“They thought I will get embroiled in the family brawl. Then they brought up this BRICS charge, that didn’t work either. Had it worked, somebody would not have spoken for over an hour yesterday,” Sinha said in response to a question.

The Prime Minister had yesterday given a long speech on the state of the economy, using the opportunity to hit back at his critics.

Asked about the diverse opinions aired by the father and the son, the elder Sinha said: “I am assured of one thing – there is no Agra Fort in which I can be locked up.” That was an allusion to Mughal-era conspiracies to drive a wedge between father and son – emperor Aurangzeb had confined his father Shah Jahan in the Agra Fort.

What if the BJP threw him out of the party? “That will be the best day of life,” Sinha replied but then put the answer in perspective. “I have not done anything to deserve punishment. This is as much my party as anybody else’s. I have given my blood and toil. I have worked with the tallest leaders…. Vajpayee and Advani. This is a passing phase. Values are more important than personalities. I will not allow personalities to affect my values.”

Asked what he would do if the Prime Minister invited him for a cup of tea, he said: “My gurus have told me – ‘don’t answer hypothetical questions’.”

Sinha had started his speech extolling the virtue of debate in a democracy and the value of personal relations despite political differences. He said his first leader Chandra Shekhar (former Prime Minister) trained him like this.

Sinha also criticised Modi and Amit Shah, without naming either, for the agenda of “Congress-mukt Bharat“.

“Nobody earlier talked of this mukt, that mukt. All is part of democracy. Democracy is not about numbers. It is about debate and consensus-making. Take everybody along. Dar and democracy don’t go together. If there is an atmosphere of fear, we have to get out of it.”

He added: “We all have to strive to maintain the greatest traditions of democracy established by our forefathers. There is so much talk about Stand up India, Start-up India, Sit-down India…. All we need is to stand up against the attempt to create fear and face it with courage.”

Delhi chief minister Arvind Kejriwal, who also attended the event, had said the government had created an atmosphere of fear among traders, political rivals and ordinary citizens. “Everybody feels he is under surveillance, their phones are being tapped, there will be income-tax raid, ED-CBI will come knocking. No government in the past created such an atmosphere. They have sent out lakhs of tax notices. Traders spend their time worrying about the raid raj.”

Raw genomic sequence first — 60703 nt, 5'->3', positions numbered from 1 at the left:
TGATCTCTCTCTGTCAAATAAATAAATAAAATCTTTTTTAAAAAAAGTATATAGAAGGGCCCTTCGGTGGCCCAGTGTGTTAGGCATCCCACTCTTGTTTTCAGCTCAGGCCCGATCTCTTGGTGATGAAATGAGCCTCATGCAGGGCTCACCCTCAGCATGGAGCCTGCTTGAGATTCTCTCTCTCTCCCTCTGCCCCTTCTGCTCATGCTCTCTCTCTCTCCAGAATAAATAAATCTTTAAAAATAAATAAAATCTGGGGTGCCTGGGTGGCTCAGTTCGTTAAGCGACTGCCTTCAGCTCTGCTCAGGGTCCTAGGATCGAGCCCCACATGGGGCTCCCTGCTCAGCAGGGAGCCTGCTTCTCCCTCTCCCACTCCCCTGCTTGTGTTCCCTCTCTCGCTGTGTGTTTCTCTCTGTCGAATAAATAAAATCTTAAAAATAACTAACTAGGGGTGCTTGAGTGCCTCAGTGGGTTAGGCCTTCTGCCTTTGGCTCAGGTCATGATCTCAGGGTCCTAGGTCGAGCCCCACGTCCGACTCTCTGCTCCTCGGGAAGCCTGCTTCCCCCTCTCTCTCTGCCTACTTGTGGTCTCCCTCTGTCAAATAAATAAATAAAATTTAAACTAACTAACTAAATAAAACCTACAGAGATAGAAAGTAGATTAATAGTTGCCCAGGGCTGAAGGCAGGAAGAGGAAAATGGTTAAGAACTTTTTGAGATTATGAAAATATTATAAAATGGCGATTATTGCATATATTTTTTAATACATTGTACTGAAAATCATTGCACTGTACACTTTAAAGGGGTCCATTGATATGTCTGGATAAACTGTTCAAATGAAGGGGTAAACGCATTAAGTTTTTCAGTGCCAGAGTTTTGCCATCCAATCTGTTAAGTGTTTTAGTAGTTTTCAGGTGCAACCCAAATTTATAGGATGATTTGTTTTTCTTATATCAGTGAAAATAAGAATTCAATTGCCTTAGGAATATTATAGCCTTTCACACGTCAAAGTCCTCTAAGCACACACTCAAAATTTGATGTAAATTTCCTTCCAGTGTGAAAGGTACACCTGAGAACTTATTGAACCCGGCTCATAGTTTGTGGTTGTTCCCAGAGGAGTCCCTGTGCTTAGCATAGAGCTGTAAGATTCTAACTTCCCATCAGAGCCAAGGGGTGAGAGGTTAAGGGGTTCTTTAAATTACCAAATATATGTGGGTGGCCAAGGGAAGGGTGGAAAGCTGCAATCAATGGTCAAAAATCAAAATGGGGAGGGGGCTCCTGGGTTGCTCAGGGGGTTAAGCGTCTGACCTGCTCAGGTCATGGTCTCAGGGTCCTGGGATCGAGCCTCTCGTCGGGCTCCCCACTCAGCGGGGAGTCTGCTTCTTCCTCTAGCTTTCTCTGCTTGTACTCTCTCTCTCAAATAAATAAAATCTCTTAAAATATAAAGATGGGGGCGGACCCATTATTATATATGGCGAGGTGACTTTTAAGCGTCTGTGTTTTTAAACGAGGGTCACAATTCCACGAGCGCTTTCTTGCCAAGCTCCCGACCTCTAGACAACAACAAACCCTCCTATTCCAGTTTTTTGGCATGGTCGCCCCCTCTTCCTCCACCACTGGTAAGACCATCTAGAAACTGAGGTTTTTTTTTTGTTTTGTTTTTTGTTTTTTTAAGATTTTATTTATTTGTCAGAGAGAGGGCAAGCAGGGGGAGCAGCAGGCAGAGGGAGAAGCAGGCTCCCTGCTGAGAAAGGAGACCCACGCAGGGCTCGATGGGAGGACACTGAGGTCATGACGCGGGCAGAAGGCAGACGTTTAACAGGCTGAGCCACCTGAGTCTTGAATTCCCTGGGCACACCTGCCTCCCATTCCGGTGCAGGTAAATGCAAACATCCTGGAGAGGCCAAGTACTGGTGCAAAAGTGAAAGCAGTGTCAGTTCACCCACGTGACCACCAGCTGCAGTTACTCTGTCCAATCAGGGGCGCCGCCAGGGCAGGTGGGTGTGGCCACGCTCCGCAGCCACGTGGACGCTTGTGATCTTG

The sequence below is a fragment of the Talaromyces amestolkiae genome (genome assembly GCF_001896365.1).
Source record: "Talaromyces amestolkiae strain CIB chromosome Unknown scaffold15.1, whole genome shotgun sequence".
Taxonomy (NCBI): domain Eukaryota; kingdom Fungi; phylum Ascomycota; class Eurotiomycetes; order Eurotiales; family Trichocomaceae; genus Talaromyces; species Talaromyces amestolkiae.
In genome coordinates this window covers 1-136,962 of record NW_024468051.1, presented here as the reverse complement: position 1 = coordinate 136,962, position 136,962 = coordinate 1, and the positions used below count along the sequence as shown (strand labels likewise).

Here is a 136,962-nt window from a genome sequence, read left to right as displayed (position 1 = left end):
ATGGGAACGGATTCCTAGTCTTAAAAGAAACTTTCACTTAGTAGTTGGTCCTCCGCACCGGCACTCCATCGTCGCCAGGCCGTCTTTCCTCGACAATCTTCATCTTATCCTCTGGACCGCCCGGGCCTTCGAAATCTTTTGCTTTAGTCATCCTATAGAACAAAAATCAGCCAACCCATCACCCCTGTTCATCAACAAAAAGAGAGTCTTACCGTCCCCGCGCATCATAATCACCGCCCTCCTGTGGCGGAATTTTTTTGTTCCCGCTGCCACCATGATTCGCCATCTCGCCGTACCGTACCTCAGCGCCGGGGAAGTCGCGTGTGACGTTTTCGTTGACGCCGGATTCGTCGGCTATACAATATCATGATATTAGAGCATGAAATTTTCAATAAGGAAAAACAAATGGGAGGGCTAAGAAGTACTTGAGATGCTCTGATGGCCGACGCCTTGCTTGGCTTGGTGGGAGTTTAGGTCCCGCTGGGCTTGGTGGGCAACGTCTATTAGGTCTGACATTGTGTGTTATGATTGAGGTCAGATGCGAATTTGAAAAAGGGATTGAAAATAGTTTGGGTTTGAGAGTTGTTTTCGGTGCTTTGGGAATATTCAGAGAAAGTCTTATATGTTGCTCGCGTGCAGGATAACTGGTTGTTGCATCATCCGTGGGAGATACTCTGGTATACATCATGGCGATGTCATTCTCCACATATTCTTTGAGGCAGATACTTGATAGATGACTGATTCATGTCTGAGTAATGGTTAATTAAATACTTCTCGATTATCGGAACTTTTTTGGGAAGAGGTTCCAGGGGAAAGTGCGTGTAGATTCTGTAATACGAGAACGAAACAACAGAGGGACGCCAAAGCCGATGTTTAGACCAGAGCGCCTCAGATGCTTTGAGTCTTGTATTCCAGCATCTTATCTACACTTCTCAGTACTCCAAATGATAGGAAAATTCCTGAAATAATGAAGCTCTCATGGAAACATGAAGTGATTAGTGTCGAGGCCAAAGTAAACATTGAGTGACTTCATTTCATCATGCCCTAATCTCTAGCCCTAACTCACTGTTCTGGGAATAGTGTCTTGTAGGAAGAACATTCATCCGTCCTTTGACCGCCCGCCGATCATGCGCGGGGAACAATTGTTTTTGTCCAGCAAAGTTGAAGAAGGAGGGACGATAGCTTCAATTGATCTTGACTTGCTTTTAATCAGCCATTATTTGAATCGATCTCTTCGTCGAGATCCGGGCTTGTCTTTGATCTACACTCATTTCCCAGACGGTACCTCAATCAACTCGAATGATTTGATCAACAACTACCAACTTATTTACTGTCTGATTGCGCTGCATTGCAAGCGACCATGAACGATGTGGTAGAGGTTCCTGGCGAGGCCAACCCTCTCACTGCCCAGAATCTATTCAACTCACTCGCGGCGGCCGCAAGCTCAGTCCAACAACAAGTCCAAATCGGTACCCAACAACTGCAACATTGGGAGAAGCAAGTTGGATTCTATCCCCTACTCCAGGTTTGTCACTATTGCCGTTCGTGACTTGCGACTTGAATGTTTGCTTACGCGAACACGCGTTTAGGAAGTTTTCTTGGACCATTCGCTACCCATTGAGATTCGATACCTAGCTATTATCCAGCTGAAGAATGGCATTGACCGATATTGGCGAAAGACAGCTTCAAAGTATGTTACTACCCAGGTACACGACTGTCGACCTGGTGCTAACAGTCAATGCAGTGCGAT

Describing demonetisation as the biggest scandal of the country, the Delhi chief minister said: “I talk to people and they are scared…. Job losses are pushing up crime. Society has been divided on religious lines. How can you manage peace and harmony in these circumstances?”

BJP spokesperson G.V.L. Narasimha Rao later said Sinha had found in the Congress a new ally to seek his next job. “It remains to be seen what a jobless Rahul Gandhi can offer to an ever-job-seeking Sinha. Far from his ludicrous claims of being the Bhishma, Sinha is acting as the Shishupal of the Mahabharata…. He must be ashamed that he is in the company of those engaged in shaming India, spreading doom and not falsely claim to be a protector against cheerharan (disrobing).”

But Sinha had said at the event: “Legacy issues are not unusual; every government inherits some problems. But 40 months down the line, you cannot hide behind legacy issues. The UPA is history, people have punished them. This government will be scrutinised for its own performance.”

Tewari, the author of the book of essays on a range of subjects – Tidings of Troubled Times – echoed the sentiments expressed by Sinha and Kejriwal. “This battle is not merely political; this is a fight for the soul of India. And hubris destroys any party, any individual,” Tewari said